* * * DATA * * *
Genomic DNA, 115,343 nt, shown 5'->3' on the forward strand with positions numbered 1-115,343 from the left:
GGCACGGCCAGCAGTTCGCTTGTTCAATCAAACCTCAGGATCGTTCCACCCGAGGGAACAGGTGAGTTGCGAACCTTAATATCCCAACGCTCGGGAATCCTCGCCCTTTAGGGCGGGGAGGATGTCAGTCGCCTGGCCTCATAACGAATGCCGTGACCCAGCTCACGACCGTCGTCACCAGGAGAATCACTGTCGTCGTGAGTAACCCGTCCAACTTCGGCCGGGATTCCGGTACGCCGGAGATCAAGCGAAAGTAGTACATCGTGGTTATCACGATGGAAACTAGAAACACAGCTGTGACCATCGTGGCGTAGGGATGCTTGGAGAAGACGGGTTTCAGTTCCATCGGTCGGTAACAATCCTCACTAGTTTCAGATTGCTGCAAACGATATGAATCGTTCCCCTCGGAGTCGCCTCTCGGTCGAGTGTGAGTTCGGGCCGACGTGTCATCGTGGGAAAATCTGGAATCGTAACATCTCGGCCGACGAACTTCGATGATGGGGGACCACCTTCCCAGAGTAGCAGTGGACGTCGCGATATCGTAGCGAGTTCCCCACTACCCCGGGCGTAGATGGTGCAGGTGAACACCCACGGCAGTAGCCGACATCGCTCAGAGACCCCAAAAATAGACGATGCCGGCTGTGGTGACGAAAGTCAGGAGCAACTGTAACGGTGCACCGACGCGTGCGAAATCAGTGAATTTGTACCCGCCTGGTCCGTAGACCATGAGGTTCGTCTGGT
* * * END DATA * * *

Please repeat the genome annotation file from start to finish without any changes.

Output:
Genomic DNA, 115,343 nt, shown 5'->3' on the forward strand with positions numbered 1-115,343 from the left:
GGCACGGCCAGCAGTTCGCTTGTTCAATCAAACCTCAGGATCGTTCCACCCGAGGGAACAGGTGAGTTGCGAACCTTAATATCCCAACGCTCGGGAATCCTCGCCCTTTAGGGCGGGGAGGATGTCAGTCGCCTGGCCTCATAACGAATGCCGTGACCCAGCTCACGACCGTCGTCACCAGGAGAATCACTGTCGTCGTGAGTAACCCGTCCAACTTCGGCCGGGATTCCGGTACGCCGGAGATCAAGCGAAAGTAGTACATCGTGGTTATCACGATGGAAACTAGAAACACAGCTGTGACCATCGTGGCGTAGGGATGCTTGGAGAAGACGGGTTTCAGTTCCATCGGTCGGTAACAATCCTCACTAGTTTCAGATTGCTGCAAACGATATGAATCGTTCCCCTCGGAGTCGCCTCTCGGTCGAGTGTGAGTTCGGGCCGACGTGTCATCGTGGGAAAATCTGGAATCGTAACATCTCGGCCGACGAACTTCGATGATGGGGGACCACCTTCCCAGAGTAGCAGTGGACGTCGCGATATCGTAGCGAGTTCCCCACTACCCCGGGCGTAGATGGTGCAGGTGAACACCCACGGCAGTAGCCGACATCGCTCAGAGACCCCAAAAATAGACGATGCCGGCTGTGGTGACGAAAGTCAGGAGCAACTGTAACGGTGCACCGACGCGTGCGAAATCAGTGAATTTGTACCCGCCTGGTCCGTAGACCATGAGGTTCGTCTGGT